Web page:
Pollock’s ‘Elegant Lady’ for Sale as EON Raids Art Hoard

Source: Christie's International via Bloomberg

Jackson Pollock’s Number 5 (Elegant Lady), painted in 1951, will be sold by Christie’s International Plc in New York on May 13. Close

Jackson Pollock’s Number 5 (Elegant Lady), painted in 1951, will be sold by Christie’s... Read More

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Source: Christie's International via Bloomberg

Jackson Pollock’s Number 5 (Elegant Lady), painted in 1951, will be sold by Christie’s International Plc in New York on May 13.

Times have gotten so tough for Germany’s power companies that EON SE (EOAN) is selling its most valuable art work.

Jackson Pollock’s Number 5 (Elegant Lady), painted in 1951, will be sold by Christie’s International Plc in New York on May 13. The painting was bought by EON’s predecessor company Veba AG for about 1 million Deutsche marks ($500,000) in 1980. It’s expected to fetch $15 million to $20 million.

The sale will support EON’s art and culture spending for the next few years, said Dorothee Graefin von Posadowsky-Wehner, who heads the philanthropic program and oversees more than 1,800 works, one of Germany’s most important corporate collections.

“My heart is bleeding” to see the painting leave, said Posadowsky-Wehner.

EON is cutting costs after Germany’s shift to renewable power and slumping power prices cut profits from generating electricity at conventional plants. The biggest German utility by market value, Dusseldorf-based cut its workforce by more than a quarter to 62,000 in the past three years.

It was Ulrich Hartmann, head of Veba’s corporate board office and right-hand man of then-Chief Executive Officer Rudolf von Bennigsen-Foerder, who pushed for the purchase from art dealer Alfred Schmela. The acquisition was the foundation for EON’s collection, Posadowsky-Wehner said.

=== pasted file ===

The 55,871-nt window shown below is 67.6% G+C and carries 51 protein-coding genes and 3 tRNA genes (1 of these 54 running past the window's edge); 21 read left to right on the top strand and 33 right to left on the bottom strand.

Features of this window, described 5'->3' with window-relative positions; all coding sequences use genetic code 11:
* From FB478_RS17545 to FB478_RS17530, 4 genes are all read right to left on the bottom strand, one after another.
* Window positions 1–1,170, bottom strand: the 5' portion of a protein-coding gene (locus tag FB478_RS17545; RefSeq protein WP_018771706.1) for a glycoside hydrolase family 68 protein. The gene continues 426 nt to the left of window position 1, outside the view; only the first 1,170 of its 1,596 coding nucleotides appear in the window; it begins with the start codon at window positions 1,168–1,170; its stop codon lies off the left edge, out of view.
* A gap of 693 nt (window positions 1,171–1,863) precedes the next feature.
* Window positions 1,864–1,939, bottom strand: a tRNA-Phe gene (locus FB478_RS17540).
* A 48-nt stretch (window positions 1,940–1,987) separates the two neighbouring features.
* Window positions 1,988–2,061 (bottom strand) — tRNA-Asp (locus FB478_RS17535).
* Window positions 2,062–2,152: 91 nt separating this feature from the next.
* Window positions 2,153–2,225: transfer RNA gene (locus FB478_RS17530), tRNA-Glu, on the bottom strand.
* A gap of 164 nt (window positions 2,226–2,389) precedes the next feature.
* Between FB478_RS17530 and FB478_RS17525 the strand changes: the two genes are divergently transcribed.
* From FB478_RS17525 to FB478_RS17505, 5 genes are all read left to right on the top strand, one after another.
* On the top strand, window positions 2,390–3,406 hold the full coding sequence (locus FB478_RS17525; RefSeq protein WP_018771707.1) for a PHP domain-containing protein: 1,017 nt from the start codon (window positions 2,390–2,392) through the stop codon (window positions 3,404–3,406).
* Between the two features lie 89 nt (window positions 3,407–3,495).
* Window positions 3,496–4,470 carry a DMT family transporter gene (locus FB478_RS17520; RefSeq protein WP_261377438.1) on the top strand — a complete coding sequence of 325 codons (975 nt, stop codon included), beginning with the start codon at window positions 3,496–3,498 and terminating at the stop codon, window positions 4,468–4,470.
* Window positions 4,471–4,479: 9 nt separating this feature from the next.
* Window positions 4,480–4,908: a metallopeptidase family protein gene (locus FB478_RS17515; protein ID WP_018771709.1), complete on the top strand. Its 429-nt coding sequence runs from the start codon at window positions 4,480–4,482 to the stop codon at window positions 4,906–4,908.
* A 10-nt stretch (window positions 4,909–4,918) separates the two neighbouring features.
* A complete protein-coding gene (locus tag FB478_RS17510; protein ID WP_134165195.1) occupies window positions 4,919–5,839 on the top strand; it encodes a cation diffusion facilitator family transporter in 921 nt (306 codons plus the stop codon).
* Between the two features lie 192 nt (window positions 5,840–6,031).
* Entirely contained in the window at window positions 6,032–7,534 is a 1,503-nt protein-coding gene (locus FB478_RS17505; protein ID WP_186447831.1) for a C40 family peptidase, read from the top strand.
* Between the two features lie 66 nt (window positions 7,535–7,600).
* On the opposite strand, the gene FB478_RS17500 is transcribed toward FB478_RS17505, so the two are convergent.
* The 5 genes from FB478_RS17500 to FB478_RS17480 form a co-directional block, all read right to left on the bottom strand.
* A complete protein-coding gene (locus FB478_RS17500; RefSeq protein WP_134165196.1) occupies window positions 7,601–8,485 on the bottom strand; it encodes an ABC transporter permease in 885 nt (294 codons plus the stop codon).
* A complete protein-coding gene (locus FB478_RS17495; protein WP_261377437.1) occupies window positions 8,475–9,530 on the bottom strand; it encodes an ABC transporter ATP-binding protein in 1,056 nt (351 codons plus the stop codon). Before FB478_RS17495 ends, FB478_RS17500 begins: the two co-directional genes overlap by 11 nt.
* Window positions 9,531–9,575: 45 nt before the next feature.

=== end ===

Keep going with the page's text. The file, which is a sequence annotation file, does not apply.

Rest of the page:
New York Gallery

After becoming CEO, Hartmann later shook up the European energy market when he engineered the merger with Munich-based Viag AG that turned EON into Germany’s largest utility in 2000.

Schmela bought the painting from the Knoedler Gallery in New York in the 1970s. Pollock has swapped it in 1954 with New York gallery owner Martha Jackson for the convertible in which he had a fatal accident two years later.

Since 2001 the painting had hung in Dusseldorf’s Museum Kunstpalast next to EON’s headquarters, where the utility has spend more than 30 million euros ($41 million) since 1998. Before its New York sale in May, the painting will be shown in Hong Kong and London.

To contact the reporter on this story: Tino Andresen in Dusseldorf at tandresen1@bloomberg.net

To contact the editors responsible for this story: Will Kennedy at wkennedy3@bloomberg.net Randall Hackley

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